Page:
I've been subjected to many tender processes and pitches for web design projects over the past 15 years. Each one has its own unique questions to answer. The initial process of understanding what the problems are, the market, the product, and so on, is one of the truly fascinating stages of a project. Oddly, much of this deep thinking is freely given away as part of the pitch (and is often expected by the client). This is the commercial reality though so I won't start another whine about the value of my time and refusing free pitches - there are too many of those articles to choose from already. However, there is an element of this initial stage of a project that does bother me ...
In almost every case where a design has been requested as part of the pitch, the real purpose of initial design is lost because the context is wrong. The first stage designs should not be distracted by brand, colour, details of the interface, etc. They should be broad brush strokes, wireframes, concepts. Unfortunately, during a tender or bidding process, the designer is bidding for the work and is well aware that other proposals will include glossy designs. This leads all designers to produce glossy designs - pretty pictures of websites. Sure, there will be discussions on CTAs, flow, engaging the user, but the plain truth is that the client is very easily swayed by the "prettiest picture". So, everyone aims to produce the prettiest design, skipping several key stages of the design process, in a bid to win the hearts of the client. In return, as the emphasis is so firmly placed on the visual design, the client selects the most visually appealing design - based almost entirely on personal preference of course.
How do we break this cycle, enlighten the client and still compete? Well, we need to present the facts with confidence and conviction so the client is clear from the outset about what is important. Presented properly you may find your now enlightened client sees through the thin veil of "quick win" artwork, giving you a distinct advantage.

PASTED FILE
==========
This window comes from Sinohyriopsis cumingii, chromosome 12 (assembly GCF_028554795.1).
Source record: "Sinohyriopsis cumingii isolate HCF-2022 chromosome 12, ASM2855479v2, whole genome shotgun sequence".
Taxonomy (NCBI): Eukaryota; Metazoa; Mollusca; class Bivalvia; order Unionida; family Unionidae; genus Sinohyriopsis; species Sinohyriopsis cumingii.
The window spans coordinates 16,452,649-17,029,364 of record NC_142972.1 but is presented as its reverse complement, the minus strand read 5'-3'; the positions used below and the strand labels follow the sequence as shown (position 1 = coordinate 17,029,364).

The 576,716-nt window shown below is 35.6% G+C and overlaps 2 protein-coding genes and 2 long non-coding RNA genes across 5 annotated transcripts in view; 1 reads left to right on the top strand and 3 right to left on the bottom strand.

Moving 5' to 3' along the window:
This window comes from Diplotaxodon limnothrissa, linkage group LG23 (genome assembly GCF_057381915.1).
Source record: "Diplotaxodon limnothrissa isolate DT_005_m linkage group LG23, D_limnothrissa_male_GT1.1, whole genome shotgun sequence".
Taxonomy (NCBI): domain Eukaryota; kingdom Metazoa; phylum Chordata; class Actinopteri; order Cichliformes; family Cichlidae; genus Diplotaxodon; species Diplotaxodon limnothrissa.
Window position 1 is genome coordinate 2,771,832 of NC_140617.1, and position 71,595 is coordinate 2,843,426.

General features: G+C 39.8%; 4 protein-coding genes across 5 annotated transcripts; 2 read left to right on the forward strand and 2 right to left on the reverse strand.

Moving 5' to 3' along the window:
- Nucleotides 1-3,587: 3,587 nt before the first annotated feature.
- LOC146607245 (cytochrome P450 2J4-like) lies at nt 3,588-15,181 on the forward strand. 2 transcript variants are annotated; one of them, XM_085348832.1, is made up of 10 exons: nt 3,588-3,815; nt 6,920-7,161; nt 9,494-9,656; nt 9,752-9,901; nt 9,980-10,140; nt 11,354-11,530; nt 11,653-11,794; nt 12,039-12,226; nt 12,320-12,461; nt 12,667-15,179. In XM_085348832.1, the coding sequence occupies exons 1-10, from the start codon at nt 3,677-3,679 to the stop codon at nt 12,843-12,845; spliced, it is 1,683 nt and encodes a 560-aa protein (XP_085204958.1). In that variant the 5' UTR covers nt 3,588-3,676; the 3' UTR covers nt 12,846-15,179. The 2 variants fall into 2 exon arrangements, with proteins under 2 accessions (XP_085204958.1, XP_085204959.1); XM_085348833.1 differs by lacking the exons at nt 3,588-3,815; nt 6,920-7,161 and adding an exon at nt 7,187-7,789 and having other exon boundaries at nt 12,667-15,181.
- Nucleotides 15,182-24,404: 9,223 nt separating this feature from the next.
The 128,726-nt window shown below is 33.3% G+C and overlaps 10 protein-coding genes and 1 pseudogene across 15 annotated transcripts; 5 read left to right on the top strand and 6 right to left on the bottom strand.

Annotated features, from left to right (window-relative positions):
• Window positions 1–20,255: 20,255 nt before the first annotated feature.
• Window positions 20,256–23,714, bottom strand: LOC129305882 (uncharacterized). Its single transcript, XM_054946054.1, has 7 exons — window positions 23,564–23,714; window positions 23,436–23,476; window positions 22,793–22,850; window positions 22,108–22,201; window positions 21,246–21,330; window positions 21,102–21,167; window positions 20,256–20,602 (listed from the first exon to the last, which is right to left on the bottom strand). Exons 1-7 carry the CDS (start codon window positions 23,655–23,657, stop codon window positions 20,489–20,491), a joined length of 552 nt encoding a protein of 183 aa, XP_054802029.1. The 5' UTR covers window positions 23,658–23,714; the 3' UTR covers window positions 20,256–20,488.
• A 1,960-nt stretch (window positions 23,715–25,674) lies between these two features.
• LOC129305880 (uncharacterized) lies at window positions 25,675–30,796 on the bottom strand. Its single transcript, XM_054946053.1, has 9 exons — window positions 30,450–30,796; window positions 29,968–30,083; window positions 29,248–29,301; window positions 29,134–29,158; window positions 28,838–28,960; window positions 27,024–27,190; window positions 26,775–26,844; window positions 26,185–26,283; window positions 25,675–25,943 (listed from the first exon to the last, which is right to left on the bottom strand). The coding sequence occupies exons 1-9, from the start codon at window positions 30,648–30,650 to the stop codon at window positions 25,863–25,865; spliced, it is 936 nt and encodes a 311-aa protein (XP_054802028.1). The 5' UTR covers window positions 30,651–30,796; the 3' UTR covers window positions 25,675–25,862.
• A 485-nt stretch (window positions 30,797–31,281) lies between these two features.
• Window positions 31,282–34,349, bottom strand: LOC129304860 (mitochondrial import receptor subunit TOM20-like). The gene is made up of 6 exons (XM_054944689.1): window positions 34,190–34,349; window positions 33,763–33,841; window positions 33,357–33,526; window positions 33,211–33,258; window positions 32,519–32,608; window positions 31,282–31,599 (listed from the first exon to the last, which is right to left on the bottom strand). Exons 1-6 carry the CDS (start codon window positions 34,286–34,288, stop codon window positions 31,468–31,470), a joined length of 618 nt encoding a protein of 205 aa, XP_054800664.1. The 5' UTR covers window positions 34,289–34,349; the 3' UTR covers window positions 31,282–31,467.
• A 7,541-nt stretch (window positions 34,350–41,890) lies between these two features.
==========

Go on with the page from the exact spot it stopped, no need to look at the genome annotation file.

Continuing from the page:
The 7 key points on what makes a home page design work, each accompanied by a great example homepage, will help focus you on what's important and why. So, let's look at what makes a website homepage brilliant (also, check out how many are about visuals)
What Makes a Website Homepage Design work?
1) It states the obvious
It needs to state clearly and immediately:
- Who the company or individual is
- What the product or service is
- What you can/should do on the website
2) Speak to the dog in the language of the dog
The homepage needs to focus, speaking to its target audience in their language. No corporate speak or waffle.
3) It communicates a compelling value proposition.
When a visitor arrives on your homepage, it needs to draw them in so that they are sold before they even realise it. The homepage is the place to give your elevator pitch. Make the moment count; be persuasive, engaging and compelling.
4) It's optimized for multiple devices.
Keep it simple. Don't add anything that isn't absolutely necessary. The best interface is no interface (thank you to Golden Krishna)
5) It includes calls-to-action (CTAs).
Don't be bashful. Tell your visitors what to do.
6) It's always changing.
The best homepages change frequently in reaction to new data, changing trends and a changing world. Don't let the cobwebs grow on yours.
7) It employs great overall design.
Ok, I never said that visuals aren't important. The best designs include eye-popping visuals as well as all the other important aspects.
If you create a website where the homepage meets all the above criteria, feel free to share a link to your site!
If you need help with getting your marketing campaign together, Step3 Digital can help - we have experienced marketers, digital wizards, crazy creatives and straight talking (friendly) types that have helped many businesses achieve success.